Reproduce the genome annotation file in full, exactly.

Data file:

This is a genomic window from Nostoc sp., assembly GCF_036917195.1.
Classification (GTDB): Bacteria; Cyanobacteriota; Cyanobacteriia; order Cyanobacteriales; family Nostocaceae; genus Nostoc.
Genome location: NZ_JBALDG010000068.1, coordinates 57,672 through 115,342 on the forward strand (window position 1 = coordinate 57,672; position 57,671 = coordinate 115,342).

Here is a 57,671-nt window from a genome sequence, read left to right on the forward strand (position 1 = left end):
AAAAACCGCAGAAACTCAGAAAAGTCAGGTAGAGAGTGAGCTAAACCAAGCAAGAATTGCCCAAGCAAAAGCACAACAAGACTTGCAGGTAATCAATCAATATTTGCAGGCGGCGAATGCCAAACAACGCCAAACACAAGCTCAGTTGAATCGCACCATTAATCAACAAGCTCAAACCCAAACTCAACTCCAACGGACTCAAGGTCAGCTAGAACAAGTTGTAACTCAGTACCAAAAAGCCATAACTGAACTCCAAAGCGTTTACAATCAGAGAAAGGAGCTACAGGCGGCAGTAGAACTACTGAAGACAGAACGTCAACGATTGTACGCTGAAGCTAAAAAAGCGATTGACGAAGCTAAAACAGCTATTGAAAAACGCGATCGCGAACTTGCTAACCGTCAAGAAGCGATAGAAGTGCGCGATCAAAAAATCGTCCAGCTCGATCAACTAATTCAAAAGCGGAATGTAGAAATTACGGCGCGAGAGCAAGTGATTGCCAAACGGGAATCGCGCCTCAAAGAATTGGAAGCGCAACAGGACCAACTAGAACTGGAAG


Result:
This is a genomic window from Nostoc sp., assembly GCF_036917195.1.
Classification (GTDB): Bacteria; Cyanobacteriota; Cyanobacteriia; order Cyanobacteriales; family Nostocaceae; genus Nostoc.
Genome location: NZ_JBALDG010000068.1, coordinates 57,672 through 115,342 on the forward strand (window position 1 = coordinate 57,672; position 57,671 = coordinate 115,342).

Here is a 57,671-nt window from a genome sequence, read left to right on the forward strand (position 1 = left end):
AAAAACCGCAGAAACTCAGAAAAGTCAGGTAGAGAGTGAGCTAAACCAAGCAAGAATTGCCCAAGCAAAAGCACAACAAGACTTGCAGGTAATCAATCAATATTTGCAGGCGGCGAATGCCAAACAACGCCAAACACAAGCTCAGTTGAATCGCACCATTAATCAACAAGCTCAAACCCAAACTCAACTCCAACGGACTCAAGGTCAGCTAGAACAAGTTGTAACTCAGTACCAAAAAGCCATAACTGAACTCCAAAGCGTTTACAATCAGAGAAAGGAGCTACAGGCGGCAGTAGAACTACTGAAGACAGAACGTCAACGATTGTACGCTGAAGCTAAAAAAGCGATTGACGAAGCTAAAACAGCTATTGAAAAACGCGATCGCGAACTTGCTAACCGTCAAGAAGCGATAGAAGTGCGCGATCAAAAAATCGTCCAGCTCGATCAACTAATTCAAAAGCGGAATGTAGAAATTACGGCGCGAGAGCAAGTGATTGCCAAACGGGAATCGCGCCTCAAAGAATTGGAAGCGCAACAGGACCAACTAGAACTGGAAG